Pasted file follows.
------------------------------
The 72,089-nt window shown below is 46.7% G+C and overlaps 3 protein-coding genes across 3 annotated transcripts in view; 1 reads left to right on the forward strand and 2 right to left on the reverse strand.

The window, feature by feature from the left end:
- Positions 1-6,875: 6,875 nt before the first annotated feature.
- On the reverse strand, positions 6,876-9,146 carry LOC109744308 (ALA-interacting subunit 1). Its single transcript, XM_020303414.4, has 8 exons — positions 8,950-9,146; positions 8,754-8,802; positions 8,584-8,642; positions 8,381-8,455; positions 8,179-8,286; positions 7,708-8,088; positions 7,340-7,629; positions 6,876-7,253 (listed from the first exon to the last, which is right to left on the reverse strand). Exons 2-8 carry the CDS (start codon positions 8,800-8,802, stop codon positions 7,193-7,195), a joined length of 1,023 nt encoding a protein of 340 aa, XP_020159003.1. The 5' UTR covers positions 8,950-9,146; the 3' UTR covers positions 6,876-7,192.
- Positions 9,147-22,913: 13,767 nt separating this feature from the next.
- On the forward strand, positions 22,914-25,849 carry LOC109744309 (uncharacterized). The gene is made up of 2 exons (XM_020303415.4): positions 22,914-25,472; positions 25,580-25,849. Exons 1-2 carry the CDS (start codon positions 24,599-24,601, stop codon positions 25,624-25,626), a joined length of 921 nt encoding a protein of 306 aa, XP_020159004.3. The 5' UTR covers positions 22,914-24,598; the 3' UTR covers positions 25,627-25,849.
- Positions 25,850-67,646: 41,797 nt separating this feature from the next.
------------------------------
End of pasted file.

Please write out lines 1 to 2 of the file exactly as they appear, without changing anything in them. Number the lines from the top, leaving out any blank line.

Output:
The 72,089-nt window shown below is 46.7% G+C and overlaps 3 protein-coding genes across 3 annotated transcripts in view; 1 reads left to right on the forward strand and 2 right to left on the reverse strand.

The window, feature by feature from the left end: